Attempting to run Wimp2 from my boot sequence resulted in multiple aborts and crashes so I decided to play it safe and try it out once the desktop had been fully reached and set up. Once Wimp2 and Andrew's patch are running, CMT based applications can be filtered to be executed as PMT tasks when first run (see screenshot below), and your choices are saved to disc as appropriate if you don't wish to be asked again. Alternatively, application names can be manually added to a textfile to define behaviour like how much processor time each application should ideally be given or to exclude some applications from being run as PMT tasks. This is useful if a CMT based application crashes when forced to run as a PMT application although some applications refuse to be excluded from being run as PMT tasks which leads to problems.
Would you like fries with that?
RISC OS 4 users may wish to exclude !Configure and its 'Generic plug-in' task from being executed as PMT tasks. To be honest, you will need to set aside some time to configure and set up the Wimp2 package to be just right, excluding software that crashes with Wimp2 and finding software that massively benefits from it. Any applications that use the Toolbox run in to problems, which includes OvationPro. It was beautiful, however, to see a ChangeFSI (running as a PMT task) processing a 1600x1200 32k colour spritefile whilst the rest of the desktop continued to multitask smoothly. Another processor hog tamed by PMT, Oregano formatted a huge HTML file whilst the rest of the desktop happily multitasked.
Toolbox issues aside, another problem was redraw. When a window in the RISC OS desktop needs updating or redrawing, the window manager orders the application, to which the window belongs, to find out which areas of its window need redrawing and to do the necessary graphics operations. Under CMT, the application would normally update its window and pass control to the next application. Under PMT with Wimp2, it would appear an application redrawing its window is being forced to multitask every so often when it should be redrawing. This reduces window redraw speed and also causes flickering. Scrolling this StrongED text window or dragging a window over an image being edited in Photodesk is slower than when the applications are running in CMT mode.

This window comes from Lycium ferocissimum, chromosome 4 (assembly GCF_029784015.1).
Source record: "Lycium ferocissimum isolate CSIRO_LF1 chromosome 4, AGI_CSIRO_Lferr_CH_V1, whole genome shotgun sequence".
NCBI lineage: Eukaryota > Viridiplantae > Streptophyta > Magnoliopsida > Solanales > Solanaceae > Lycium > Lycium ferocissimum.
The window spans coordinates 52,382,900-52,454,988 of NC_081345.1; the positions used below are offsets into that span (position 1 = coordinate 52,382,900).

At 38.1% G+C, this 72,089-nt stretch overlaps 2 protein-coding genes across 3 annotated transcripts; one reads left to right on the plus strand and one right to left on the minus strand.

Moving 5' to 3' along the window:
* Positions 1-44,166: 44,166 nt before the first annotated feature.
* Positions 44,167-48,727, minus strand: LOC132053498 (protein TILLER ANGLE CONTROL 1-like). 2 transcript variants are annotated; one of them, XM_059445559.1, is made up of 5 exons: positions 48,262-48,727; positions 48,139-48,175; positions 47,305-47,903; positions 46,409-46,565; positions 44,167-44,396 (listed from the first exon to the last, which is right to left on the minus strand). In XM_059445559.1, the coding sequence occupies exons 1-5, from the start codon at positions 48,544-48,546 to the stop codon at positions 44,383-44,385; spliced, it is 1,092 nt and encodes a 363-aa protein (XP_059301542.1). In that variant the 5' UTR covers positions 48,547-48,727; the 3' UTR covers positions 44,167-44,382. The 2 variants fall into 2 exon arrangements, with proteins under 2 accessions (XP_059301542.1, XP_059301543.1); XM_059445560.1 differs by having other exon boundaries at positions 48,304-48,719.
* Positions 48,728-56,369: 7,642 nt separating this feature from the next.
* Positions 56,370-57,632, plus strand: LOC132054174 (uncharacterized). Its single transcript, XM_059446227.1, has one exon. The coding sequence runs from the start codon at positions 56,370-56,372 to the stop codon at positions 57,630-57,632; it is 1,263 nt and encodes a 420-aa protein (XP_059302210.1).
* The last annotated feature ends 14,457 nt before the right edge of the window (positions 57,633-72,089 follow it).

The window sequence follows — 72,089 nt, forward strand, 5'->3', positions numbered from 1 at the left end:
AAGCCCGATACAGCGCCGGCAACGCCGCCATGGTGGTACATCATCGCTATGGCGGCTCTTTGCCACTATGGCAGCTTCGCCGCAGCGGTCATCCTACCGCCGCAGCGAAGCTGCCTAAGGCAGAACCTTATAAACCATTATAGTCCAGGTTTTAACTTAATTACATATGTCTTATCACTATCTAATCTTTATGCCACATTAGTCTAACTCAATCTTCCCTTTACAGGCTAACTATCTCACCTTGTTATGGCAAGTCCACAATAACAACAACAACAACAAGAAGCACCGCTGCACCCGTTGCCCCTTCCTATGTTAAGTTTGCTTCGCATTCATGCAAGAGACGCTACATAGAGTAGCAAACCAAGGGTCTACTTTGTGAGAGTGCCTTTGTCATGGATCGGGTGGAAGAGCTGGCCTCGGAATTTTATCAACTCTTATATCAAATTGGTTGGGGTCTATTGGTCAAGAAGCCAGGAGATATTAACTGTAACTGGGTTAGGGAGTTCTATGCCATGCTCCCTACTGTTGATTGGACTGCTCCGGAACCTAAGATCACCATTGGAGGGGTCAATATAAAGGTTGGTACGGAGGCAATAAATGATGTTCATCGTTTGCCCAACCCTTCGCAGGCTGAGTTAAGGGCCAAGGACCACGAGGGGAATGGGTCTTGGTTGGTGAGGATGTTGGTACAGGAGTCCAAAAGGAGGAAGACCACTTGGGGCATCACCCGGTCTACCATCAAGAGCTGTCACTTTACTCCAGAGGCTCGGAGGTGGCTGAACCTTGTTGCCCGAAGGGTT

Despite these problems, Wimp2 is certainly entertaining to play with if you have the time and the sources are available if you want to improve the modules. The GPL nature of the module rules out any possibility of including the module code in RISC OS but Wimp2 does give a good indication of what RISC OS would be like if the OS were to adopt a PMT environment to replace the CMT system in place at the moment.
Wimp2 author Niall Douglas kindly sent us these comments, regarding this article:
"Actually the redraws are slow because Wimp_UpdateWindow is used instead of Wimp_RedrawWindow plus the Wimp actually makes a special case with window redraw requests (it calls the app directly from the "move window" or "close window" implementation code).
"Wimp2 does nothing for redraw requests, just saves the area into a buffer which it then passes to the app when it's ready for it.
"I should mention that if you write your RO application to natively use Wimp2 then all the problems just go away. Flaky behaviour is 100% caused by the patch which has to do really nasty things under the bonnet. While I never actually wrote a large program using Wimp2, I did port RO2 Maestro to it and it ran very nicely indeed. Things like display redraw speed are much faster if your app is aware it's being preempted and you take the appropriate steps."
Niall also pointed out that only user level code can be pre-empted by Wimp2 and therefore operating system level code can't be. That is, when an application asks RISC OS to perform a lengthy task, like load a file from disc into memory, multitasking ceases until the operating system is done. Wimp2 does make an attempt to at least keep multitasking going when an application uses the OS provided